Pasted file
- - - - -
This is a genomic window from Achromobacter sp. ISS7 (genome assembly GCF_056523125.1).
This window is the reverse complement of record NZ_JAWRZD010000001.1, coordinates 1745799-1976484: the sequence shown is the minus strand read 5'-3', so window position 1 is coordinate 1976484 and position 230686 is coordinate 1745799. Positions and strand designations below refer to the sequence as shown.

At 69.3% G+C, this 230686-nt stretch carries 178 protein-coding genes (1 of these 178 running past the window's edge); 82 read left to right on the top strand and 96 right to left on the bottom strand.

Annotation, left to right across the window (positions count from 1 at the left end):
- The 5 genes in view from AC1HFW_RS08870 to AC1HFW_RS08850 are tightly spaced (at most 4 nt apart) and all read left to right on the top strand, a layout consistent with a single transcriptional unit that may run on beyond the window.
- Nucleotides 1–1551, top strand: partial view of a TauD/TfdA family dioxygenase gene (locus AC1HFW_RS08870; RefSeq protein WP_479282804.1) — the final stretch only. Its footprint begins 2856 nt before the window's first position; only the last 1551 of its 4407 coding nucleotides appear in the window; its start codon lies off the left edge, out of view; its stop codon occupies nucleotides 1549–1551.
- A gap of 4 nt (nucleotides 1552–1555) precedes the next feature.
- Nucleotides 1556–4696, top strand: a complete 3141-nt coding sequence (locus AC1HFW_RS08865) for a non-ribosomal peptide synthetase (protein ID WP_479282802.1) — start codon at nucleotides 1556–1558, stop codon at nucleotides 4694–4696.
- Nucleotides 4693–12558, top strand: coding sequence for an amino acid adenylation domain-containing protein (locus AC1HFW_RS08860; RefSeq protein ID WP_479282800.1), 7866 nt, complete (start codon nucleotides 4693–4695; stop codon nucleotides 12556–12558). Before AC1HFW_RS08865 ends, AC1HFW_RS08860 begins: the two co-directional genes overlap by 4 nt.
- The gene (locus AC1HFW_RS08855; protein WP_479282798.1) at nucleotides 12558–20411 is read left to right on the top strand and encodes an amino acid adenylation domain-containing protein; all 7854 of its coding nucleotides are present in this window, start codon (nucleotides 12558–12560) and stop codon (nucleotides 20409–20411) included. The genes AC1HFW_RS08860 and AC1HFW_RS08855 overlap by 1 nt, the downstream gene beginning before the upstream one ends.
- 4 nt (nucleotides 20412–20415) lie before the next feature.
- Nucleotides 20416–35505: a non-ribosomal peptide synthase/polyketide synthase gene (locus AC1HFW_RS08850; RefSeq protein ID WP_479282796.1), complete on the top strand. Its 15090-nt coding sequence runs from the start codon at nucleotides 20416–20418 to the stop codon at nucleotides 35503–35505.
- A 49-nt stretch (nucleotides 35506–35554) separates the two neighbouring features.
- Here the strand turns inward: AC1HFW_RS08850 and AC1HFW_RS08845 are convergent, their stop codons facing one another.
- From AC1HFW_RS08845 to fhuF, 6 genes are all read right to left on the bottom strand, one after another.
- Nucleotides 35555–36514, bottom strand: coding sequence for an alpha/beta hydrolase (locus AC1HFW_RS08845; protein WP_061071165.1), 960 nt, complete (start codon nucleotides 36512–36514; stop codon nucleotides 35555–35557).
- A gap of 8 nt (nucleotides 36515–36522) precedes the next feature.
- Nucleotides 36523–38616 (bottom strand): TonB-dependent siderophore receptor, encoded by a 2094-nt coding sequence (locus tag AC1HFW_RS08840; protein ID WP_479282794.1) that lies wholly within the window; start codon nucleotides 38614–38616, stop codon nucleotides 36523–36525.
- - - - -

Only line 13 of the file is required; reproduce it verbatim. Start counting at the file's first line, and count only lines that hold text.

- A 49-nt stretch (nucleotides 35506–35554) separates the two neighbouring features.